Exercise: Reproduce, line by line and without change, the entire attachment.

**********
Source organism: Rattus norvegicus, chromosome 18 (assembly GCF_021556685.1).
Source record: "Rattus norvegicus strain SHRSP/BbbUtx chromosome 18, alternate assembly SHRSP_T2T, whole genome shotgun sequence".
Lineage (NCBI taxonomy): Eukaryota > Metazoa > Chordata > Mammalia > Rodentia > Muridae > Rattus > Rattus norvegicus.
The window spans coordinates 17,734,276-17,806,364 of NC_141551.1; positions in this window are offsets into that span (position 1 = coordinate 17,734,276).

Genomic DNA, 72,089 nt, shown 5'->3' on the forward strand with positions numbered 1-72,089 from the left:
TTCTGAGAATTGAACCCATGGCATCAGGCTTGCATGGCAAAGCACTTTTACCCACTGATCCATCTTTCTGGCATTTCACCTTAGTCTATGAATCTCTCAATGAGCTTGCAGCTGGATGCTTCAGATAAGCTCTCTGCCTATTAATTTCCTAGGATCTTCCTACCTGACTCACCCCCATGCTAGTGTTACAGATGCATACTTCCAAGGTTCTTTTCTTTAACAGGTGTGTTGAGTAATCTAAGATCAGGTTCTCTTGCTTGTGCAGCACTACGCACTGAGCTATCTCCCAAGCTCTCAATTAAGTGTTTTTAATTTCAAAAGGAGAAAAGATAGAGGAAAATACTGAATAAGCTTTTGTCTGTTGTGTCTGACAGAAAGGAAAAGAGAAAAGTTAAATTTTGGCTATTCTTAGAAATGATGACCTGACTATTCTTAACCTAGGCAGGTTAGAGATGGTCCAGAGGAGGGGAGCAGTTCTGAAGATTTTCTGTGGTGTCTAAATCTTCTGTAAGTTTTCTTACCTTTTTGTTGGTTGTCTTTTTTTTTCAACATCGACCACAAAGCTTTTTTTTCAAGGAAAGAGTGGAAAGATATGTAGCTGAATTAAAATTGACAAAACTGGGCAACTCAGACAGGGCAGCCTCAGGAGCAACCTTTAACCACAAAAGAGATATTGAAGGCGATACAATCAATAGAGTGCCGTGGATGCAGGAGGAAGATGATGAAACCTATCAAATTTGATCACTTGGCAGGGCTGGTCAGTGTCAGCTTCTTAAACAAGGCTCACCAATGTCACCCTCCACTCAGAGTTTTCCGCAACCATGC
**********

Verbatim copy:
Source organism: Rattus norvegicus, chromosome 18 (assembly GCF_021556685.1).
Source record: "Rattus norvegicus strain SHRSP/BbbUtx chromosome 18, alternate assembly SHRSP_T2T, whole genome shotgun sequence".
Lineage (NCBI taxonomy): Eukaryota > Metazoa > Chordata > Mammalia > Rodentia > Muridae > Rattus > Rattus norvegicus.
The window spans coordinates 17,734,276-17,806,364 of NC_141551.1; positions in this window are offsets into that span (position 1 = coordinate 17,734,276).

Genomic DNA, 72,089 nt, shown 5'->3' on the forward strand with positions numbered 1-72,089 from the left:
TTCTGAGAATTGAACCCATGGCATCAGGCTTGCATGGCAAAGCACTTTTACCCACTGATCCATCTTTCTGGCATTTCACCTTAGTCTATGAATCTCTCAATGAGCTTGCAGCTGGATGCTTCAGATAAGCTCTCTGCCTATTAATTTCCTAGGATCTTCCTACCTGACTCACCCCCATGCTAGTGTTACAGATGCATACTTCCAAGGTTCTTTTCTTTAACAGGTGTGTTGAGTAATCTAAGATCAGGTTCTCTTGCTTGTGCAGCACTACGCACTGAGCTATCTCCCAAGCTCTCAATTAAGTGTTTTTAATTTCAAAAGGAGAAAAGATAGAGGAAAATACTGAATAAGCTTTTGTCTGTTGTGTCTGACAGAAAGGAAAAGAGAAAAGTTAAATTTTGGCTATTCTTAGAAATGATGACCTGACTATTCTTAACCTAGGCAGGTTAGAGATGGTCCAGAGGAGGGGAGCAGTTCTGAAGATTTTCTGTGGTGTCTAAATCTTCTGTAAGTTTTCTTACCTTTTTGTTGGTTGTCTTTTTTTTTCAACATCGACCACAAAGCTTTTTTTTCAAGGAAAGAGTGGAAAGATATGTAGCTGAATTAAAATTGACAAAACTGGGCAACTCAGACAGGGCAGCCTCAGGAGCAACCTTTAACCACAAAAGAGATATTGAAGGCGATACAATCAATAGAGTGCCGTGGATGCAGGAGGAAGATGATGAAACCTATCAAATTTGATCACTTGGCAGGGCTGGTCAGTGTCAGCTTCTTAAACAAGGCTCACCAATGTCACCCTCCACTCAGAGTTTTCCGCAACCATGC